# Arrow and Gibbard-Satterthwaite

Markus Schulze schulze at sol.physik.tu-berlin.de
Thu Sep 18 06:29:29 PDT 1997

```Dear Steve,

I said, that Arrow's theorem cannot be used in its original
version, because some of the election methods, which were
discussed in the election methods list, fail to meet Pareto.
In this e-mail, I will present two examples.

[By the way, I also mentioned, that Arrow supposed, that
the method is deterministic and regards only relative
preferences. (That means: They don't consider absolute
preferences or the strength of preferences.) Some of the
election methods, which were discussed in the election
methods list, also fail to meet these suppositions.]

Smith//Random fails to meet Pareto.

Example:

40 voters vote ABCD.
35 voters vote CDAB.
25 voters vote DABC.

A:B=100:0
A:C=65:35
A:D=40:60
B:C=65:35
B:D=40:60
C:D=75:25

The Smith set consists of A, B, C, and D, because
A > B > C > D > A.

Thus, B is elected with a probability of 25%, although
every voter prefers A to B.

Smith//Condorcet[EM] with the subcycle rule fails
to meet Pareto.

Example:

25 voters vote BCDFEA.
24 voters vote CDFEAB.
20 voters vote ABFECD.
15 voters vote EABCDF.
4 voters vote ECABDF.

A:B=67:33
A:C=35:65
A:D=51:49
A:E=20:80
A:F=51:49
B:C=68:32
B:D=72:28
B:E=45:55
B:F=76:24
C:D=100:0
C:E=49:51
C:F=80:20
D:E=49:51
D:F=80:20
E:F=31:69

The Smith set consists of A, B, C, D, E, and F
because A > B > C > D > F > E > A.

Step 1:

A, B, and C are a subcycle of the Smith set because
A > B > C > A is a cycle and because

A > D,
B > D,
C > D,

E > A,
E > B,
E > C,

A > F,
B > F,
C > F.

Thus, we use the Condorcet[EM] tie breaker to
solve the subcycle:

A:B=67:33
A:C=35:65
B:C=68:32

The winner of the Condorcet[EM] tie breaker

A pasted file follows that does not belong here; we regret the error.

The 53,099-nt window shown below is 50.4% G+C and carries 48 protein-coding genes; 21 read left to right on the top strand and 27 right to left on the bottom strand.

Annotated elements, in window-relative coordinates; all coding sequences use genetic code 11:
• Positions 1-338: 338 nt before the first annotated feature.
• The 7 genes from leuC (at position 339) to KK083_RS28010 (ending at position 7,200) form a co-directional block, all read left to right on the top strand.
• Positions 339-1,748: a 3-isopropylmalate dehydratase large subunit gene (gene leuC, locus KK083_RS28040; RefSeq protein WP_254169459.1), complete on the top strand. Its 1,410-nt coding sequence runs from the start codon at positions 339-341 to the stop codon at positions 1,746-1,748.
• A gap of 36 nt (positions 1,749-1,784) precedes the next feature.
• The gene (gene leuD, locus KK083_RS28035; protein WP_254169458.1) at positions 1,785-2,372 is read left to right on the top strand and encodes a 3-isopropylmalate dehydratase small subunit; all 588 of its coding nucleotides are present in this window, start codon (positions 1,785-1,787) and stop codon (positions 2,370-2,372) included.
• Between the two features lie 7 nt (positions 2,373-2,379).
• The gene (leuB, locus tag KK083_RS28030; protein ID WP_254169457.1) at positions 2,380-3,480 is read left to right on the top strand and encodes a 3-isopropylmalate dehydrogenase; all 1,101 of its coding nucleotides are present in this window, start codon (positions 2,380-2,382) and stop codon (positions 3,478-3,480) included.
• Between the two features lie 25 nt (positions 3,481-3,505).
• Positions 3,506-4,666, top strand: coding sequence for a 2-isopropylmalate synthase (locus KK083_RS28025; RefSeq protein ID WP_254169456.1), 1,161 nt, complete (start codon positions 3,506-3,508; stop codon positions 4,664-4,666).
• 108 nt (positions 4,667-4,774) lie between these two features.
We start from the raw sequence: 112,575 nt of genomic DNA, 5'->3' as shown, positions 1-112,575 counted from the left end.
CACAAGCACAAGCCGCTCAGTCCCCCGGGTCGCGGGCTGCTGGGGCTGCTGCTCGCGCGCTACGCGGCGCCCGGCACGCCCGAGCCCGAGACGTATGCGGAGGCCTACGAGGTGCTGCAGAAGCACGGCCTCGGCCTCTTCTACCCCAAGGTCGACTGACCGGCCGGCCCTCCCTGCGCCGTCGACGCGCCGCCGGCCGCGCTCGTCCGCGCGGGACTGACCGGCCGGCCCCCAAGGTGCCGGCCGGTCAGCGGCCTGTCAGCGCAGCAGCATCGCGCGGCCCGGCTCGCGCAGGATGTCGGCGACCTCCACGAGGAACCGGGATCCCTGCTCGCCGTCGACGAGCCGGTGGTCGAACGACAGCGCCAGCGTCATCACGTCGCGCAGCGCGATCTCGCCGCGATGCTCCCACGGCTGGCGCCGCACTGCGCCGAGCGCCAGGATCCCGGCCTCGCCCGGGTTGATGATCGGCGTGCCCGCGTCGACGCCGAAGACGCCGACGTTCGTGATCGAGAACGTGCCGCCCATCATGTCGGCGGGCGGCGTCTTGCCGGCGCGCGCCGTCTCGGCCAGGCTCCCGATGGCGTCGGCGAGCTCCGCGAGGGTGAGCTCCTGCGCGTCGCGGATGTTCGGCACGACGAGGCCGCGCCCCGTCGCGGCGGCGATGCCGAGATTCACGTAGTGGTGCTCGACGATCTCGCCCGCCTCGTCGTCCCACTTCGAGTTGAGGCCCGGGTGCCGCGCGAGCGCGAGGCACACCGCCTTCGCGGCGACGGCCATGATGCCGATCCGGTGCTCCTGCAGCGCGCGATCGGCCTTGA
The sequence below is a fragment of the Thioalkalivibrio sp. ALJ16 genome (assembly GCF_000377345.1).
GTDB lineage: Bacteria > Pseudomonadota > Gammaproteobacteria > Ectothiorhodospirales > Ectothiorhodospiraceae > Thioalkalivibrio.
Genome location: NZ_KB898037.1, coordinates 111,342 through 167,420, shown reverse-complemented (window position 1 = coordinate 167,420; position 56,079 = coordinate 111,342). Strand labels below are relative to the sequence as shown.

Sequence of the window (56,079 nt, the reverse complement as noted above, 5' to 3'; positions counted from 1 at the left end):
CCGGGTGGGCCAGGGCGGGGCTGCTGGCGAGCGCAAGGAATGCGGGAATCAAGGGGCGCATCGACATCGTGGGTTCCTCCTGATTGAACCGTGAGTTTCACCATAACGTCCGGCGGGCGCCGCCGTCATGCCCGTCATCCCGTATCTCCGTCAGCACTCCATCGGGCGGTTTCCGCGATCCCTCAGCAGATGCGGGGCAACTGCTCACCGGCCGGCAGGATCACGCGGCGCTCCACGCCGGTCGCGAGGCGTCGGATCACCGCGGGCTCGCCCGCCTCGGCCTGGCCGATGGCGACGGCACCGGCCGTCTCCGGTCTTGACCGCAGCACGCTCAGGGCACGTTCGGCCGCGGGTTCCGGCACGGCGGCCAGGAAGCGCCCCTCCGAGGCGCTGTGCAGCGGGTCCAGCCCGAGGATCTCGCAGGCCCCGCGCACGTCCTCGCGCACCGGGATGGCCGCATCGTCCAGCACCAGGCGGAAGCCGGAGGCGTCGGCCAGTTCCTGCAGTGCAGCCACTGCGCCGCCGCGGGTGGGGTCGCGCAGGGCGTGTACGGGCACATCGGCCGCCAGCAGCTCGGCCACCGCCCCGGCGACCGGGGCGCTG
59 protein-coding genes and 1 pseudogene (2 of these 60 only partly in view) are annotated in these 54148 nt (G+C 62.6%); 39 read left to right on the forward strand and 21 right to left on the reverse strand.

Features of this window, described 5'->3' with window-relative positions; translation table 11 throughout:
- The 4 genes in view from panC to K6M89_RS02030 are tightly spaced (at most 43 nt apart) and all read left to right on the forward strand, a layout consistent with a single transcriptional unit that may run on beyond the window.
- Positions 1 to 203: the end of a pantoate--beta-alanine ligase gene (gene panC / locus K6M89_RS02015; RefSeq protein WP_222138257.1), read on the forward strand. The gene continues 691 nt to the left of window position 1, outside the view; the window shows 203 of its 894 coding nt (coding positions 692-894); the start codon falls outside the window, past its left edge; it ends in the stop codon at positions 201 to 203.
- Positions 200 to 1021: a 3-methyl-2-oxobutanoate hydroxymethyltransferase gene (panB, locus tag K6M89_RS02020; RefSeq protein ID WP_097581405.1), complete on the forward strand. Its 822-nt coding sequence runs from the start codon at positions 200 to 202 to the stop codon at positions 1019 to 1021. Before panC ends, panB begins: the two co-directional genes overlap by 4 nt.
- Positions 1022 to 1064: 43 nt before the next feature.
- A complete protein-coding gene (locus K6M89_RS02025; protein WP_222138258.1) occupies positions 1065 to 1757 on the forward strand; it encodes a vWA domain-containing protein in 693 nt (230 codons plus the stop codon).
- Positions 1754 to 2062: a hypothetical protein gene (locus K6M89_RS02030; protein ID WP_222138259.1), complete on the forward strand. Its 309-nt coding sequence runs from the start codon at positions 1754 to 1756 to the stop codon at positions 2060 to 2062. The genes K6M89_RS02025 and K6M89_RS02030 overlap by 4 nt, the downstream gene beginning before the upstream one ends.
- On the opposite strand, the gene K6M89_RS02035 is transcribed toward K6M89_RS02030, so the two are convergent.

of the subcycle is A.

Step 2:

Now, we eliminate all of the candidates of the subcycle,
except for the winner of the Condorcet[EM] tie breaker
of the subcycle.

A:D=51:49
A:E=20:80
A:F=51:49
D:E=49:51
D:F=80:20
E:F=31:69

The winner of the Condorcet[EM] tie breaker is D.

Thus: D wins although every voter prefers C to D.

I hope, I haven't made any typing errors.

I don't want to criticize Smith//Condorcet[EM] with the
subcycle rule. In the election methods list, it has never
been said, that Pareto is important.

Even Smith//Random, which fails to meet Pareto very obviously,
has never been criticized for that.

I only want to show, that even a method, that meets the
Condorcet Criterion, the Smith Criterion, GMC, ITC, and LO2E,
doesn't necessarily meet Pareto.

Thus: Arrow's theorem in its original version, which says,
that every method, that meets Pareto and some other suppositions,
fails to meet IIAC, has a dubious relevance.

Thus: To have a constructive discussion, we have to investigate,
whether there are other criteria such that, if a method
meets these criteria, it fails to meet IIAC.

In my e-mail "Arrow and Gibbard-Satterthwaite", I demonstrated,
that every method, that meets PMC, fails to meet IIAC.
A method meets PMC if & only if:

If there are only two candidates, then that candidate is
elected, who is prefered by more voters.

This version of the impossibility theorem shows, that
the failure to meet IIAC is a problem of every method,
that meets majority rule. The failure to meet IIAC is not
a problem only of preferential election methods.

My version of the impossibility theorem shows the price,
you have to pay to get IIAC. And as I believe, that only
few people will want to pay that price, I demonstrated,
that the failure to meet IIAC cannot be used to argue
against preferential election methods.

Markus Schulze (schulze at sol.physik.tu-berlin.de)

```